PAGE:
A slim majority of the current Bend City Council supports the city's Climate Resolution, which is non-binding and entirely dependent on private funding, but, nevertheless, was a hard won victory achieved in large part by young grassroots activists. But, suppose local special interests donate hundreds of thousands of dollars to elect their own hand-picked mayor, who, then, uses his power and influence to ignore the Climate Resolution. This conflicted mayor, then—in opposition to public sentiment—goes on to promote Bend as a city with environmentally unfriendly transportation and construction policies. Sound like something an unchecked "political head" might do? Well, do I need say, "Just look at the White House?"

The elected mayor concept is a pale remnant of the original mission and purpose of the charter review committee, whose dedicated citizens stumbled a bit in their bid to roll out what might have been their crowning accomplishment, namely, councilors elected from wards.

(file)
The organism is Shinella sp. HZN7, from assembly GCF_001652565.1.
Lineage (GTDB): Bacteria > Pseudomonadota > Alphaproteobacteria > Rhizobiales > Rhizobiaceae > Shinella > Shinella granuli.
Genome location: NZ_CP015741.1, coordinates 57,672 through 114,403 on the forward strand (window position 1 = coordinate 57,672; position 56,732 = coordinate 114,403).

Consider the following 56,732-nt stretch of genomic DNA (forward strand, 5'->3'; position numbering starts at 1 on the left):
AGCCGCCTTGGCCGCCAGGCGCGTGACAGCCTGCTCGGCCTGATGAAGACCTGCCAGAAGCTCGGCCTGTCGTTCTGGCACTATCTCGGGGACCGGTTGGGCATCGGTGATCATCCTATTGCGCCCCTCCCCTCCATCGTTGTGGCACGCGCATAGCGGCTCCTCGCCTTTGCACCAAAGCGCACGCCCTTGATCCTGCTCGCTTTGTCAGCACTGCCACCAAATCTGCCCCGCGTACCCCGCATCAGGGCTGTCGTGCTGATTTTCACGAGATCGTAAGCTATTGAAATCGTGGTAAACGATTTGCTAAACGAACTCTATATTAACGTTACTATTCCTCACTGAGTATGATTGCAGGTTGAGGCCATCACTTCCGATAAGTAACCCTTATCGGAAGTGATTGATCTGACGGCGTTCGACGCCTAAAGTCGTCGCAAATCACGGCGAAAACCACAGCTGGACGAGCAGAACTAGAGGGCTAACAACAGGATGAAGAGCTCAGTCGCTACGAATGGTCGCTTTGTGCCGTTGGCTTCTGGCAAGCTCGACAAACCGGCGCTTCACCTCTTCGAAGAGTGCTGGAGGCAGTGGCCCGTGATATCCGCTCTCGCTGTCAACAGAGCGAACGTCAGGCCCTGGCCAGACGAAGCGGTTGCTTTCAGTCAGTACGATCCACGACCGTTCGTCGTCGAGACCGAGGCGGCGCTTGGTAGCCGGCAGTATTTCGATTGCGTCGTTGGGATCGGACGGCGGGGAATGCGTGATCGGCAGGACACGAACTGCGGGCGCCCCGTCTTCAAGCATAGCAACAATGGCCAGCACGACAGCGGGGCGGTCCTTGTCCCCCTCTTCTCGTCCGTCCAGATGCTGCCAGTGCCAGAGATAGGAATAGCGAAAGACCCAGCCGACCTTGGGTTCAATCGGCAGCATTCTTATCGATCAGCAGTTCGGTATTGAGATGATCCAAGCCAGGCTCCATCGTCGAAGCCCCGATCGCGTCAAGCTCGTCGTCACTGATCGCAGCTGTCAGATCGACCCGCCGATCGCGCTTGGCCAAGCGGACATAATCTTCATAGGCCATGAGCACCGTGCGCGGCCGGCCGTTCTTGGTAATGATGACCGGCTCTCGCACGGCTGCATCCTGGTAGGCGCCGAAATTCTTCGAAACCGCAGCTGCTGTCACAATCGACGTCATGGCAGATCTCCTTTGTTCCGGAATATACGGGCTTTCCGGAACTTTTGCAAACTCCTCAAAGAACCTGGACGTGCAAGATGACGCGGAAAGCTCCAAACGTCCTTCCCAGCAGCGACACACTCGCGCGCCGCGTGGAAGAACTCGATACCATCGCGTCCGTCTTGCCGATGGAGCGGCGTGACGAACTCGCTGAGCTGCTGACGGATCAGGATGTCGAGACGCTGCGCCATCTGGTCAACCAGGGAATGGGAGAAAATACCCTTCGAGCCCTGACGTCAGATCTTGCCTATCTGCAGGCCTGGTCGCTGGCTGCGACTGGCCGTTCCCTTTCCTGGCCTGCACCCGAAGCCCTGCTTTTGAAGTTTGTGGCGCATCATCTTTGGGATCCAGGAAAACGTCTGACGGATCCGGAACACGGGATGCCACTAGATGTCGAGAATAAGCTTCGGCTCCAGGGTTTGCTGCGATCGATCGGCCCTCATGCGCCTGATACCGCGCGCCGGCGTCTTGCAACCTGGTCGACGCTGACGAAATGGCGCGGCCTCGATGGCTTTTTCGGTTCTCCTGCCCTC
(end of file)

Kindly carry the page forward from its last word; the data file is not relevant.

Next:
A mayor elected at large might have made sense in the context of a ward system of government—maybe something for the next charter review effort to consider. While they are at it, I would love to see three additional reforms:

(1.) Bend should join the hundreds of cities nationwide that impose strict limits on campaign donations.

(2.) Bend should ease up on requirements that make it virtually impossible for citizens to qualify ballot initiatives and to recall public officials.

(3.) Bend should have a City Council chamber capacious enough to accommodate the growing numbers of citizens getting woke and involved in local civic affairs. 

—Foster Fell

Not Your Mommas